The City Of Minot Should Welcome An Outside Review

Over the holiday weekend news broke of yet another defection from the City of Minot’s government. Top planning official Carter Thompson resigned her position and accused city leadership of ethical issues.

That came just weeks after Minot airport manager Andy Solsvig abruptly resigned to “pursue other career opportunities,” and also after a former city attorney was fired under a cloud of accusations.

Responding to the Thompson resignation, Minot City Manager Lee Staab is defending the city’s practices saying that Thompson’s claims of unethical and biased governance are unfounded (see his full press release below).

The problem for Staab and Minot’s other leaders is whether or not they have the public’s trust at this point. Because I’m not sure they do.

[mks_pullquote align=”right” width=”300″ size=”24″ bg_color=”#ffffff” txt_color=”#000000″]If the City of Minot wants to put citizens at ease about how their city government goes about its business, they need to heed calls for outside review.[/mks_pullquote]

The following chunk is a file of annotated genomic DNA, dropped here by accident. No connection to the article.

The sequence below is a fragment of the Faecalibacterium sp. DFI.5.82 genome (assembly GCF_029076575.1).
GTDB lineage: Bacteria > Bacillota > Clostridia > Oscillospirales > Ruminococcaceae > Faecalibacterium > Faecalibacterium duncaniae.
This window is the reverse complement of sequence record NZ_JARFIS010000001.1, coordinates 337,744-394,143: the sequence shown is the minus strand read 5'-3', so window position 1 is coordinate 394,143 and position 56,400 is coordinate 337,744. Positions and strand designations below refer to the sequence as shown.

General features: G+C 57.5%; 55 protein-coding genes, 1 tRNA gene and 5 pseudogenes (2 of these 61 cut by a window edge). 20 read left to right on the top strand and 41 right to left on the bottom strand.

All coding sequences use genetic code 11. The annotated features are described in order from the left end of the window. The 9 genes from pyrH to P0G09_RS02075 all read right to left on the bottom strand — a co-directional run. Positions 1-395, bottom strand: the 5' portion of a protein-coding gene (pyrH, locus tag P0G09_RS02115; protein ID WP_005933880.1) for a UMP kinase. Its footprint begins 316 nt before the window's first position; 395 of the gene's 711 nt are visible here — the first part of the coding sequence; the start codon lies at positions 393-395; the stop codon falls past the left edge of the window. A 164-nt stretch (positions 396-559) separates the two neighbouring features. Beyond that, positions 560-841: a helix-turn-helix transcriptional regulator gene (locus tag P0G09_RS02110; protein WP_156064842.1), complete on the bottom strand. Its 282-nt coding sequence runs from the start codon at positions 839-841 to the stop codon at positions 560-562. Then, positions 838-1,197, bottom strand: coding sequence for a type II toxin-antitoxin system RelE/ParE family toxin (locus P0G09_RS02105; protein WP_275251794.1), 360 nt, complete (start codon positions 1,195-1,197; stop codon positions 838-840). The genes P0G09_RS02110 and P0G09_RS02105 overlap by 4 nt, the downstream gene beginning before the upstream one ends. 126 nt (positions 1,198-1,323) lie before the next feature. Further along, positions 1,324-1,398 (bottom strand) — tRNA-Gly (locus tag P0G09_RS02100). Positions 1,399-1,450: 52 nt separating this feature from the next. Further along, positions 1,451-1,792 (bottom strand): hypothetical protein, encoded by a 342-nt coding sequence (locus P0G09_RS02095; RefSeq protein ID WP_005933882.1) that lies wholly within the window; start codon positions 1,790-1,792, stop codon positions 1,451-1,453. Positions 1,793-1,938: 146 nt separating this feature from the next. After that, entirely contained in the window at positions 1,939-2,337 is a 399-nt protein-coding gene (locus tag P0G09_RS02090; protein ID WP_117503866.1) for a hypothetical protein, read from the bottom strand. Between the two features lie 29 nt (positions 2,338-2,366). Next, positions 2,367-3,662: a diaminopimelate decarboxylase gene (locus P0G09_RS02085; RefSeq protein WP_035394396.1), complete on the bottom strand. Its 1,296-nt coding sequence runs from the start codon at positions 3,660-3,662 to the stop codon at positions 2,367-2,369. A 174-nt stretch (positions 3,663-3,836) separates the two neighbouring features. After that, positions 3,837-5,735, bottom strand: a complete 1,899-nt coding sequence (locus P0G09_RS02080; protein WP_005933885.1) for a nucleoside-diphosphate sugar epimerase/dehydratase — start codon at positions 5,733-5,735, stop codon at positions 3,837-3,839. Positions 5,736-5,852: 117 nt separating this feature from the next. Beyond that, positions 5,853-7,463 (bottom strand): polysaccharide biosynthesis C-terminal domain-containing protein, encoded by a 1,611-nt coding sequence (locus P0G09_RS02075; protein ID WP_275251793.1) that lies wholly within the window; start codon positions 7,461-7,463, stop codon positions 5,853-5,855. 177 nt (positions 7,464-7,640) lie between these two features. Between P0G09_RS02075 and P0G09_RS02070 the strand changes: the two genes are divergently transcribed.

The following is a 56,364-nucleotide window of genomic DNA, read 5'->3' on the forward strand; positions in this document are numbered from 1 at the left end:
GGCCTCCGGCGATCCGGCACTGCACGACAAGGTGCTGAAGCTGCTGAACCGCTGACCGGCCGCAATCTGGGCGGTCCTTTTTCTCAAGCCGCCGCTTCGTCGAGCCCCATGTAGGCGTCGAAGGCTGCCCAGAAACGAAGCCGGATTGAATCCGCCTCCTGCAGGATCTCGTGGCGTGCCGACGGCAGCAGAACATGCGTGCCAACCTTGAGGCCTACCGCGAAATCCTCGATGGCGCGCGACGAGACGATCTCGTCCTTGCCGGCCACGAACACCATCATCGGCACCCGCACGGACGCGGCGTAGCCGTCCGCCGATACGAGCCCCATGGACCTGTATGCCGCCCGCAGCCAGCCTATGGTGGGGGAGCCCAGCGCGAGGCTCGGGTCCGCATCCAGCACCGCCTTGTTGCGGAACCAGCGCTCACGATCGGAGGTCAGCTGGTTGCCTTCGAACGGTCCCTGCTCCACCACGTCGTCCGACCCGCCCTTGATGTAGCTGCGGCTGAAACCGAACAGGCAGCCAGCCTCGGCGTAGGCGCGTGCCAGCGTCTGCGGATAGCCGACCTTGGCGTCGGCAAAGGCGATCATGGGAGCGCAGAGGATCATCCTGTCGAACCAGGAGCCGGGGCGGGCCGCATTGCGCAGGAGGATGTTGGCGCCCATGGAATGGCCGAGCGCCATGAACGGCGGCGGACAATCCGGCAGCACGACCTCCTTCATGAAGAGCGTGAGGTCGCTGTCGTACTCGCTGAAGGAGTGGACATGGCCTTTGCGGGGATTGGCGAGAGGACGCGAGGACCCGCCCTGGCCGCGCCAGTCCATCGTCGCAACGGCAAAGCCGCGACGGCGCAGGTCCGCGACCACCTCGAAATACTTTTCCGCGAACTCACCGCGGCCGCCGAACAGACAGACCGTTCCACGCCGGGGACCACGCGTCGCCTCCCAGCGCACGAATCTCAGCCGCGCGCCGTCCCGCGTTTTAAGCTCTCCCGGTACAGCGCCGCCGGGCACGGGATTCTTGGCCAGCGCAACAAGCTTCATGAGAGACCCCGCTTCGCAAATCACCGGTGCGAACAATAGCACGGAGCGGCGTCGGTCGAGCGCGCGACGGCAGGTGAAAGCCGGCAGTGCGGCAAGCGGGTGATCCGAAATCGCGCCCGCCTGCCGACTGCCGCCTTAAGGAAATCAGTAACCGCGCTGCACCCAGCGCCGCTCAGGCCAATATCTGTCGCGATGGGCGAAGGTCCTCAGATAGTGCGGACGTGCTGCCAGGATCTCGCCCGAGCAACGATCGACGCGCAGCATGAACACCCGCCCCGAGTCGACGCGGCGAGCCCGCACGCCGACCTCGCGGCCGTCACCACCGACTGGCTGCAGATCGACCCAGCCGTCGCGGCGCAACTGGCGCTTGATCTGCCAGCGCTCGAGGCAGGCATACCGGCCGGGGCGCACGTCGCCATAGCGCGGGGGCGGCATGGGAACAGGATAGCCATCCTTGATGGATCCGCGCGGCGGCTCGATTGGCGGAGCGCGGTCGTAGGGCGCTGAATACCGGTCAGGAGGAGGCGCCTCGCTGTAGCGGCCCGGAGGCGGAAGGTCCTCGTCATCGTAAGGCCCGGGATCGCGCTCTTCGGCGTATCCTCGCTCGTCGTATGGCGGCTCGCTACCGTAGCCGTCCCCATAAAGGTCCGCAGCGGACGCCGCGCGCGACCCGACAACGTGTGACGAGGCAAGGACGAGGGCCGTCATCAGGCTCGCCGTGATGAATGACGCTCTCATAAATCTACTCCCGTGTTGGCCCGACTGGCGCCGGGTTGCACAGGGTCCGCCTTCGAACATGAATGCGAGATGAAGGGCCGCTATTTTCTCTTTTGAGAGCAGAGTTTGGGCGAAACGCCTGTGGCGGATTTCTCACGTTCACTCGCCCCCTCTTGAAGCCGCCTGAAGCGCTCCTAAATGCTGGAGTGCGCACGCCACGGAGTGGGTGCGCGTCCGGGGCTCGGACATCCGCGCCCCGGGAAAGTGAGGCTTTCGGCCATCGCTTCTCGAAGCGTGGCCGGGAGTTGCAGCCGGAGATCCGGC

It’s been a rough year so far for Minot area residents. In addition to problems in the city government – which also includes a disastrous downtown parking project and legal battles over ordinance exemptions granted to First Western Bank – there have been other issues as well.

Ward County Sheriff Steve Kukowski is facing criminal charges over a prisoner who died shortly after a transfer to Burleigh County.

County prosecutor Kelly Ann Dillion is facing DUI charges after being involved in a traffic accident with a blood alcohol reportedly twice the legal limit.

These latter scandals don’t have anything to do with city government, but they do help create an atmosphere of distrust and angst.

Which is probably why Staab’s defense of the city against Thompson’s accusations aren’t likely to get much traction.

If the City of Minot wants to put citizens at ease about how their city government goes about its business, they need to heed calls for outside review.

“There are other lawsuits that are sitting against the city right now and absolutely I think this would be an opportune time to take a good hard look from an outside entity,” local activist and former reporter Shuan Sipma told KX News. “Whether you want to call it an investigation or an audit I don’t know what the proper word would be at this time but obviously there’s cause here.”

Sipma is part of the #MakeMinot movement to downsize the city’s 14-member city council, but that’s really beside the point. Whether you support that effort of not, Minot’s governance needs a thorough review.

We’re past the point where we can just take their word for it.

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Rob Port is the editor of, a columnist for the Forum News Service, and host of the Plain Talk Podcast which you can subscribe to by clicking here.

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